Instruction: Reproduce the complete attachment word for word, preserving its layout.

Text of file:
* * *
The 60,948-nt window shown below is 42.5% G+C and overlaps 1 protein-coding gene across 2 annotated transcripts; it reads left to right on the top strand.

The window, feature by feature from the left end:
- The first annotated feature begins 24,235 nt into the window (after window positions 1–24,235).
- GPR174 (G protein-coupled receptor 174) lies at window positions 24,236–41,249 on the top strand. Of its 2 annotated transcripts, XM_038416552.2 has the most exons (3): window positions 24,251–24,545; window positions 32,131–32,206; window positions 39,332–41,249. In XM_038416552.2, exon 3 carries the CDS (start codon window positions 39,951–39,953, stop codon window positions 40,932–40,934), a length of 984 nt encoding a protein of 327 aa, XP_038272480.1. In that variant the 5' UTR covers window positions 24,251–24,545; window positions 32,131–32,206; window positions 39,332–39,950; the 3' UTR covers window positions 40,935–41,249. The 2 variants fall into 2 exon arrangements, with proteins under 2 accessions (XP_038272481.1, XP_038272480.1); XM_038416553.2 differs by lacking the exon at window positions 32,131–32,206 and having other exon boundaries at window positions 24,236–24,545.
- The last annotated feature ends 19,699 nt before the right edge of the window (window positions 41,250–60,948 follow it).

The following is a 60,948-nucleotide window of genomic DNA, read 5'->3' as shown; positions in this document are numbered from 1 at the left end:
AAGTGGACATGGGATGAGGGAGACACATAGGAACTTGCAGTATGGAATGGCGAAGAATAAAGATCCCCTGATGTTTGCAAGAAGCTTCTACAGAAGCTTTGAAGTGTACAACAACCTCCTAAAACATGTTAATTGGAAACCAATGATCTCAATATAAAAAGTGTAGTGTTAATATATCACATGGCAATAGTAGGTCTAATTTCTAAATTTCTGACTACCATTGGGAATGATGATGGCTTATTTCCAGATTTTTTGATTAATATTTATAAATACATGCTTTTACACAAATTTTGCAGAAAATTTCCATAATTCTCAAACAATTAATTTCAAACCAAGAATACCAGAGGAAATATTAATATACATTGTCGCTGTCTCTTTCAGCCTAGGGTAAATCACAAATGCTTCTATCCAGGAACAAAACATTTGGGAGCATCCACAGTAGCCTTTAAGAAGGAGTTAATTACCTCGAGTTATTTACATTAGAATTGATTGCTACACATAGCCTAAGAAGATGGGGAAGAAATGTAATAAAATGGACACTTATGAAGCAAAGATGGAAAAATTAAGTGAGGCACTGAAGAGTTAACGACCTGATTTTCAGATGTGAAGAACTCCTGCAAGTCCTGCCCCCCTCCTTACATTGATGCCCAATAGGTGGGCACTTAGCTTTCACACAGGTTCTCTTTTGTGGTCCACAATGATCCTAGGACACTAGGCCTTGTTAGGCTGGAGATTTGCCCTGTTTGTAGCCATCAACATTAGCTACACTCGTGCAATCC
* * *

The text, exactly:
The 60,948-nt window shown below is 42.5% G+C and overlaps 1 protein-coding gene across 2 annotated transcripts; it reads left to right on the top strand.

The window, feature by feature from the left end:
- The first annotated feature begins 24,235 nt into the window (after window positions 1–24,235).
- GPR174 (G protein-coupled receptor 174) lies at window positions 24,236–41,249 on the top strand. Of its 2 annotated transcripts, XM_038416552.2 has the most exons (3): window positions 24,251–24,545; window positions 32,131–32,206; window positions 39,332–41,249. In XM_038416552.2, exon 3 carries the CDS (start codon window positions 39,951–39,953, stop codon window positions 40,932–40,934), a length of 984 nt encoding a protein of 327 aa, XP_038272480.1. In that variant the 5' UTR covers window positions 24,251–24,545; window positions 32,131–32,206; window positions 39,332–39,950; the 3' UTR covers window positions 40,935–41,249. The 2 variants fall into 2 exon arrangements, with proteins under 2 accessions (XP_038272481.1, XP_038272480.1); XM_038416553.2 differs by lacking the exon at window positions 32,131–32,206 and having other exon boundaries at window positions 24,236–24,545.
- The last annotated feature ends 19,699 nt before the right edge of the window (window positions 41,250–60,948 follow it).

The following is a 60,948-nucleotide window of genomic DNA, read 5'->3' as shown; positions in this document are numbered from 1 at the left end:
AAGTGGACATGGGATGAGGGAGACACATAGGAACTTGCAGTATGGAATGGCGAAGAATAAAGATCCCCTGATGTTTGCAAGAAGCTTCTACAGAAGCTTTGAAGTGTACAACAACCTCCTAAAACATGTTAATTGGAAACCAATGATCTCAATATAAAAAGTGTAGTGTTAATATATCACATGGCAATAGTAGGTCTAATTTCTAAATTTCTGACTACCATTGGGAATGATGATGGCTTATTTCCAGATTTTTTGATTAATATTTATAAATACATGCTTTTACACAAATTTTGCAGAAAATTTCCATAATTCTCAAACAATTAATTTCAAACCAAGAATACCAGAGGAAATATTAATATACATTGTCGCTGTCTCTTTCAGCCTAGGGTAAATCACAAATGCTTCTATCCAGGAACAAAACATTTGGGAGCATCCACAGTAGCCTTTAAGAAGGAGTTAATTACCTCGAGTTATTTACATTAGAATTGATTGCTACACATAGCCTAAGAAGATGGGGAAGAAATGTAATAAAATGGACACTTATGAAGCAAAGATGGAAAAATTAAGTGAGGCACTGAAGAGTTAACGACCTGATTTTCAGATGTGAAGAACTCCTGCAAGTCCTGCCCCCCTCCTTACATTGATGCCCAATAGGTGGGCACTTAGCTTTCACACAGGTTCTCTTTTGTGGTCCACAATGATCCTAGGACACTAGGCCTTGTTAGGCTGGAGATTTGCCCTGTTTGTAGCCATCAACATTAGCTACACTCGTGCAATCC